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“Behind this lies not just impact or drama, but a typically Japanese tendency. The story of Pygmalion, the Greek myth — in which Pygmalion falls in love with the statue of a young woman that he creates and which is hen transformed into a human by Aphrodite who imbues it with life — represents a Western approach in which the statue represents the human body. In Japan, however, there is a unique predilection for dolls ... This can be interpreted as a decadent, necrophiliac erotic story but it can also be interpreted as a propensity for Japanese men to fall in love with figures. These men's desires are directed at the figure for the very reason that it is a doll. The overwhelming passivity of the doll is a reflection of the behavior of a certain type of Japanese man whose immaturity makes it very difficult for him to establish an equal relationship with a mature woman.”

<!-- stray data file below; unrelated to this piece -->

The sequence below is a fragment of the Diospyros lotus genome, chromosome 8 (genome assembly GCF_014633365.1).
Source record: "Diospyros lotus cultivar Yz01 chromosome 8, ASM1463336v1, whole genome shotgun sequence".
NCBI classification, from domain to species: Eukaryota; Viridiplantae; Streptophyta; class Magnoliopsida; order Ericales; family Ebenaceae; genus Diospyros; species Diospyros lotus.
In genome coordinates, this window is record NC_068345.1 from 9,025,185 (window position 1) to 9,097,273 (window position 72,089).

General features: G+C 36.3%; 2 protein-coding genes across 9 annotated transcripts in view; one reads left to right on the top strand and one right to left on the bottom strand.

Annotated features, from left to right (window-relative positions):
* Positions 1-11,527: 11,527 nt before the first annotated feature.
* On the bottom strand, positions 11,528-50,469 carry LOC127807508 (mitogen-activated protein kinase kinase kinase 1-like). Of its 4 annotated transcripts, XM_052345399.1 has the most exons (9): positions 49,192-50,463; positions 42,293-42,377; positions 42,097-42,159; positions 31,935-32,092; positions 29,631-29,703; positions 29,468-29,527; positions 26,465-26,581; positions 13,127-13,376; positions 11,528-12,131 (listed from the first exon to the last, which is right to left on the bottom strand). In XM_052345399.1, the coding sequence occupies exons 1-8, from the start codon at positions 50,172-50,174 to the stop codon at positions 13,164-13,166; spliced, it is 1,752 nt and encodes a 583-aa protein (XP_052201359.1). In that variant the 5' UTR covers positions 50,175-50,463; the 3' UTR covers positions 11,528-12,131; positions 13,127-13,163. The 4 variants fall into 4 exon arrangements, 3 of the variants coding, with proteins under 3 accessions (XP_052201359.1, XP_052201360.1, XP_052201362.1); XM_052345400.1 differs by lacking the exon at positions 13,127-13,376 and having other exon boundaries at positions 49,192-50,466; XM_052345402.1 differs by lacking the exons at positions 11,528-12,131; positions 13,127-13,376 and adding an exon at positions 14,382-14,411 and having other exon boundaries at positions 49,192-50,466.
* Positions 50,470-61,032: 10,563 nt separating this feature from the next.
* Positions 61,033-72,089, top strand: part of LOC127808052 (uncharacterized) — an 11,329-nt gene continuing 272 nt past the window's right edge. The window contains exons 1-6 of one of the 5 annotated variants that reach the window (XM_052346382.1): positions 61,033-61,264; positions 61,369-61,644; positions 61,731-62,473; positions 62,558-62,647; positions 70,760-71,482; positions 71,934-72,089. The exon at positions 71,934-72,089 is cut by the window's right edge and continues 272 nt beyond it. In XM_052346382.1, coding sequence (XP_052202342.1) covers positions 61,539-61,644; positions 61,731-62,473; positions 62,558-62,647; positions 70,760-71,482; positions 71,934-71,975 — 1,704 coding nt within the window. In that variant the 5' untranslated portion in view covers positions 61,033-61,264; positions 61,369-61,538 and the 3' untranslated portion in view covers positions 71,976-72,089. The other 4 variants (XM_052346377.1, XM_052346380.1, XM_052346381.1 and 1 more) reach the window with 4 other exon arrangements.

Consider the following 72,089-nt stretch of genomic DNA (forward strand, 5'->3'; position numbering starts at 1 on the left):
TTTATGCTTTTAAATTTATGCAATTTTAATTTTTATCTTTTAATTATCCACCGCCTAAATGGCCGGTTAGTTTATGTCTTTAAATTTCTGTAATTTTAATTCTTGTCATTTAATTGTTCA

Izima Kaoru, Izima Kaoru: Landscapes with a Corpse
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Izima Kaoru: Landscapes with a Corpse Izima Kaoru: Landscapes with a Corpse by Izima Kaoru
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